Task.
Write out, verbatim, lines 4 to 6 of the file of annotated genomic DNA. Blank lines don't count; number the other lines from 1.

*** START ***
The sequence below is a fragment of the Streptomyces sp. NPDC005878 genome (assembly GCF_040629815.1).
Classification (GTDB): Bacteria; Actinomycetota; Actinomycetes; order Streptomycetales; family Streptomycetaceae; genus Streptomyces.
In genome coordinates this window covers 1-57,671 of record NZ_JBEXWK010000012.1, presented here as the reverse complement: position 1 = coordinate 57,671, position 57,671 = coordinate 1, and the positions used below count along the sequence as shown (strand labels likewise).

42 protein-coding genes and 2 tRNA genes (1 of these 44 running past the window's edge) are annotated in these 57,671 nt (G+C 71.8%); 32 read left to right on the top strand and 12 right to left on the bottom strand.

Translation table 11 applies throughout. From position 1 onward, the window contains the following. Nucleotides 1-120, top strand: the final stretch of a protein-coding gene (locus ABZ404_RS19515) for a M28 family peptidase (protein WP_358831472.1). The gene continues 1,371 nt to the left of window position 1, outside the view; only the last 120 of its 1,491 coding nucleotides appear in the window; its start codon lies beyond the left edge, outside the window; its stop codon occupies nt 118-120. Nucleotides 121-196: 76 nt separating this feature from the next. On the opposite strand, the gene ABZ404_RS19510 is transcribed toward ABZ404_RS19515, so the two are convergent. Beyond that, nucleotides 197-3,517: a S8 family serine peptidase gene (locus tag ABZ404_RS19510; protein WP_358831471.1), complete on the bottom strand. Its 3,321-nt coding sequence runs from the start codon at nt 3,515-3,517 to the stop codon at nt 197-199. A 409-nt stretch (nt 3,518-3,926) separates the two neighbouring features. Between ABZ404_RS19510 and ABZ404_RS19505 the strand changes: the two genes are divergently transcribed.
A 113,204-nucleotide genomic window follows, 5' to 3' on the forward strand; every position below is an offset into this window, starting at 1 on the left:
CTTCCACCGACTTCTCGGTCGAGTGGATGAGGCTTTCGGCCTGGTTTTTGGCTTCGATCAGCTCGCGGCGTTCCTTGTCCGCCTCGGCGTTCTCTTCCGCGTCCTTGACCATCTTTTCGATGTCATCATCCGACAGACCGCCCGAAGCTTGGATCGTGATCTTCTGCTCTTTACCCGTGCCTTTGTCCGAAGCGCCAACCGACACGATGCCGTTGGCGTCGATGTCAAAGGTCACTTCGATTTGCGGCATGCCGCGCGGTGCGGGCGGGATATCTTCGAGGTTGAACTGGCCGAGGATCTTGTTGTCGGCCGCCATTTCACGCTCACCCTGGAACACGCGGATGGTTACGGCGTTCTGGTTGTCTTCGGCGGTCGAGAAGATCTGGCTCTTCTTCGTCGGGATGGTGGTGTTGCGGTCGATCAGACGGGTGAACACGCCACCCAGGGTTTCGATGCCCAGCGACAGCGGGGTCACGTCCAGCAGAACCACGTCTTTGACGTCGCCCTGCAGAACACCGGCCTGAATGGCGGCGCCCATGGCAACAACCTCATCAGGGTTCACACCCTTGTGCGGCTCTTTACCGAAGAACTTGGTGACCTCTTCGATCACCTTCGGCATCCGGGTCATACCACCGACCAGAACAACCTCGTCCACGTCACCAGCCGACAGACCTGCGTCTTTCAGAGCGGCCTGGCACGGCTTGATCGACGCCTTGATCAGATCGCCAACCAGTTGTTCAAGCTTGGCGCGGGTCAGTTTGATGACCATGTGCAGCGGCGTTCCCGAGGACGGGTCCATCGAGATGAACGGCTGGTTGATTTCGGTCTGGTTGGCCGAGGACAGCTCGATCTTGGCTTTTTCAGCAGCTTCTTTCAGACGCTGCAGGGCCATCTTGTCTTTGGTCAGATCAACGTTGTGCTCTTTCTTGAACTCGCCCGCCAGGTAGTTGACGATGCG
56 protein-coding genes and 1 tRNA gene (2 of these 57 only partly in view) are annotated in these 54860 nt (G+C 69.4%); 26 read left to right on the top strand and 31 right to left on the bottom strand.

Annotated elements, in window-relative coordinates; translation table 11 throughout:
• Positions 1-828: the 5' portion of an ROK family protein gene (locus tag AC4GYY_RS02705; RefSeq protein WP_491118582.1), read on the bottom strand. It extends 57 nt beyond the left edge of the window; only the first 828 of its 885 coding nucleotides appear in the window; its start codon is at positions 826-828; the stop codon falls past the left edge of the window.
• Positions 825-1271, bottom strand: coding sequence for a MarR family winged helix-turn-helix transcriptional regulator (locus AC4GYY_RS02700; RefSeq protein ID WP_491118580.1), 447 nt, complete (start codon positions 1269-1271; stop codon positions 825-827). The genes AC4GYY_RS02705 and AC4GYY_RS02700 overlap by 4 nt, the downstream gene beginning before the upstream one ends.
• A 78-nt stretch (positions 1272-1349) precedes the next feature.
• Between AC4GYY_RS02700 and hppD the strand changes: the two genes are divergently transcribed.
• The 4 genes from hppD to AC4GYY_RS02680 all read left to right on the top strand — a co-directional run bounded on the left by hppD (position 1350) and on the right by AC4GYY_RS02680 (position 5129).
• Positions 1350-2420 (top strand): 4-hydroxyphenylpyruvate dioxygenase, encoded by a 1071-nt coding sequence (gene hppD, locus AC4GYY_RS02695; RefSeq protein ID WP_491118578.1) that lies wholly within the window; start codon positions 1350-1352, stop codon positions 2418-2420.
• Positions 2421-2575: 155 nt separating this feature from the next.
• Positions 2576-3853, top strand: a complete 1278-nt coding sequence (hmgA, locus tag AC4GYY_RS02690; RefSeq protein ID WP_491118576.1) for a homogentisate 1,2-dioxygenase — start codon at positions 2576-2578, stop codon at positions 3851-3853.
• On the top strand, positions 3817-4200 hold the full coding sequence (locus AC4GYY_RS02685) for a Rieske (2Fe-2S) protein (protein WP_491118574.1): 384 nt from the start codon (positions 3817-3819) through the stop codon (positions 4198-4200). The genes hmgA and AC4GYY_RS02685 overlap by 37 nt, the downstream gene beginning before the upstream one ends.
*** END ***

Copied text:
42 protein-coding genes and 2 tRNA genes (1 of these 44 running past the window's edge) are annotated in these 57,671 nt (G+C 71.8%); 32 read left to right on the top strand and 12 right to left on the bottom strand.

Translation table 11 applies throughout. From position 1 onward, the window contains the following. Nucleotides 1-120, top strand: the final stretch of a protein-coding gene (locus ABZ404_RS19515) for a M28 family peptidase (protein WP_358831472.1). The gene continues 1,371 nt to the left of window position 1, outside the view; only the last 120 of its 1,491 coding nucleotides appear in the window; its start codon lies beyond the left edge, outside the window; its stop codon occupies nt 118-120. Nucleotides 121-196: 76 nt separating this feature from the next. On the opposite strand, the gene ABZ404_RS19510 is transcribed toward ABZ404_RS19515, so the two are convergent. Beyond that, nucleotides 197-3,517: a S8 family serine peptidase gene (locus tag ABZ404_RS19510; protein WP_358831471.1), complete on the bottom strand. Its 3,321-nt coding sequence runs from the start codon at nt 3,515-3,517 to the stop codon at nt 197-199. A 409-nt stretch (nt 3,518-3,926) separates the two neighbouring features. Between ABZ404_RS19510 and ABZ404_RS19505 the strand changes: the two genes are divergently transcribed.
A 113,204-nucleotide genomic window follows, 5' to 3' on the forward strand; every position below is an offset into this window, starting at 1 on the left: